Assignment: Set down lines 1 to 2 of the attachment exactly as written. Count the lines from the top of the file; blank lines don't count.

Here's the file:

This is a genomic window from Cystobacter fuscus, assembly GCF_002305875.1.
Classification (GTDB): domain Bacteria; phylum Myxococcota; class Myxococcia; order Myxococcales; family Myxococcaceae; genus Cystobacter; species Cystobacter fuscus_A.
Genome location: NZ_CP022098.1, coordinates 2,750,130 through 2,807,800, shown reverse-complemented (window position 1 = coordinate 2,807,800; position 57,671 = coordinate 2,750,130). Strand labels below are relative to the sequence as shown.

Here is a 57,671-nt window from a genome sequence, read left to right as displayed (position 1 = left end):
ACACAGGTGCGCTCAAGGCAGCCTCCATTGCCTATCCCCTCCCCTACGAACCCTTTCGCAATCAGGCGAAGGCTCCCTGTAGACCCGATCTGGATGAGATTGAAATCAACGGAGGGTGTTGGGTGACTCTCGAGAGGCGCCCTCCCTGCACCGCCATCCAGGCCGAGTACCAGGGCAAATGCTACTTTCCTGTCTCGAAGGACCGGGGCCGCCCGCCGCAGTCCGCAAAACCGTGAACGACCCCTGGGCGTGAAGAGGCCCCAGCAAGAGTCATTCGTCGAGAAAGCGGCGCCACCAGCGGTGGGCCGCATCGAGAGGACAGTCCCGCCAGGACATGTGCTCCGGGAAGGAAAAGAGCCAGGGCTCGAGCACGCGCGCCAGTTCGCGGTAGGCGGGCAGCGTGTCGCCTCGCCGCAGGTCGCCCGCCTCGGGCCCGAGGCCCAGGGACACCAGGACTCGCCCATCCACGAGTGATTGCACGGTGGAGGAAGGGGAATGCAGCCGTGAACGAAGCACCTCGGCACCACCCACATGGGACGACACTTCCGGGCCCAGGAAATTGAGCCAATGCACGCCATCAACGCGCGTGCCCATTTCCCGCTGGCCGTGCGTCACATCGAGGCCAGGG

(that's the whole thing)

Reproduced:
This is a genomic window from Cystobacter fuscus, assembly GCF_002305875.1.
Classification (GTDB): domain Bacteria; phylum Myxococcota; class Myxococcia; order Myxococcales; family Myxococcaceae; genus Cystobacter; species Cystobacter fuscus_A.